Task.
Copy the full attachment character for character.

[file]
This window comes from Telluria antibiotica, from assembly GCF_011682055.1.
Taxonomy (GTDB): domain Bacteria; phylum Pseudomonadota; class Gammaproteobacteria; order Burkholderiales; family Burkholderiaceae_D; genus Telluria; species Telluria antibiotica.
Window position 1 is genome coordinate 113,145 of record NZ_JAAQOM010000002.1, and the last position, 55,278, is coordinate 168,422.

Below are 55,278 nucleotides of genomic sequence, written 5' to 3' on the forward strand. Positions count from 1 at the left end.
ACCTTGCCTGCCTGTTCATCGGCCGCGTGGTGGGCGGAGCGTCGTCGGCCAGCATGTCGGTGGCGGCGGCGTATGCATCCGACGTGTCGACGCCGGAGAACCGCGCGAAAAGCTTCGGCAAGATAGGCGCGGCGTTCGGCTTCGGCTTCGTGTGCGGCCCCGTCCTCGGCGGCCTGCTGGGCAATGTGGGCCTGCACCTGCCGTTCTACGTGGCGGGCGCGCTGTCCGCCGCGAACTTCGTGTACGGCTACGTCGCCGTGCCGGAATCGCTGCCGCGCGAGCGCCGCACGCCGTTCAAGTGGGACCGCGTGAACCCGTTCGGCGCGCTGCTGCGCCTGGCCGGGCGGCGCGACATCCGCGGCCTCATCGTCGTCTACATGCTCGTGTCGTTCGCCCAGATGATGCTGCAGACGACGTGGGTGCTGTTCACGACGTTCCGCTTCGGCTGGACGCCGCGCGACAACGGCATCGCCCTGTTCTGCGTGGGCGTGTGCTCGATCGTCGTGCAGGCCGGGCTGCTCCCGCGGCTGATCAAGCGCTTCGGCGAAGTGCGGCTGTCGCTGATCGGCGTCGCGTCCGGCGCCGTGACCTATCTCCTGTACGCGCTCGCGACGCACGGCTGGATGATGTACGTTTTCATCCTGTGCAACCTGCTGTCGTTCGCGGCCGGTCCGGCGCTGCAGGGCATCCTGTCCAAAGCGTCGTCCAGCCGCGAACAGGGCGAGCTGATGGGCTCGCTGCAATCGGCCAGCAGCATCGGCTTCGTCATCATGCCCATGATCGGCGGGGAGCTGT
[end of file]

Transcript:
This window comes from Telluria antibiotica, from assembly GCF_011682055.1.
Taxonomy (GTDB): domain Bacteria; phylum Pseudomonadota; class Gammaproteobacteria; order Burkholderiales; family Burkholderiaceae_D; genus Telluria; species Telluria antibiotica.
Window position 1 is genome coordinate 113,145 of record NZ_JAAQOM010000002.1, and the last position, 55,278, is coordinate 168,422.

Below are 55,278 nucleotides of genomic sequence, written 5' to 3' on the forward strand. Positions count from 1 at the left end.
ACCTTGCCTGCCTGTTCATCGGCCGCGTGGTGGGCGGAGCGTCGTCGGCCAGCATGTCGGTGGCGGCGGCGTATGCATCCGACGTGTCGACGCCGGAGAACCGCGCGAAAAGCTTCGGCAAGATAGGCGCGGCGTTCGGCTTCGGCTTCGTGTGCGGCCCCGTCCTCGGCGGCCTGCTGGGCAATGTGGGCCTGCACCTGCCGTTCTACGTGGCGGGCGCGCTGTCCGCCGCGAACTTCGTGTACGGCTACGTCGCCGTGCCGGAATCGCTGCCGCGCGAGCGCCGCACGCCGTTCAAGTGGGACCGCGTGAACCCGTTCGGCGCGCTGCTGCGCCTGGCCGGGCGGCGCGACATCCGCGGCCTCATCGTCGTCTACATGCTCGTGTCGTTCGCCCAGATGATGCTGCAGACGACGTGGGTGCTGTTCACGACGTTCCGCTTCGGCTGGACGCCGCGCGACAACGGCATCGCCCTGTTCTGCGTGGGCGTGTGCTCGATCGTCGTGCAGGCCGGGCTGCTCCCGCGGCTGATCAAGCGCTTCGGCGAAGTGCGGCTGTCGCTGATCGGCGTCGCGTCCGGCGCCGTGACCTATCTCCTGTACGCGCTCGCGACGCACGGCTGGATGATGTACGTTTTCATCCTGTGCAACCTGCTGTCGTTCGCGGCCGGTCCGGCGCTGCAGGGCATCCTGTCCAAAGCGTCGTCCAGCCGCGAACAGGGCGAGCTGATGGGCTCGCTGCAATCGGCCAGCAGCATCGGCTTCGTCATCATGCCCATGATCGGCGGGGAGCTGT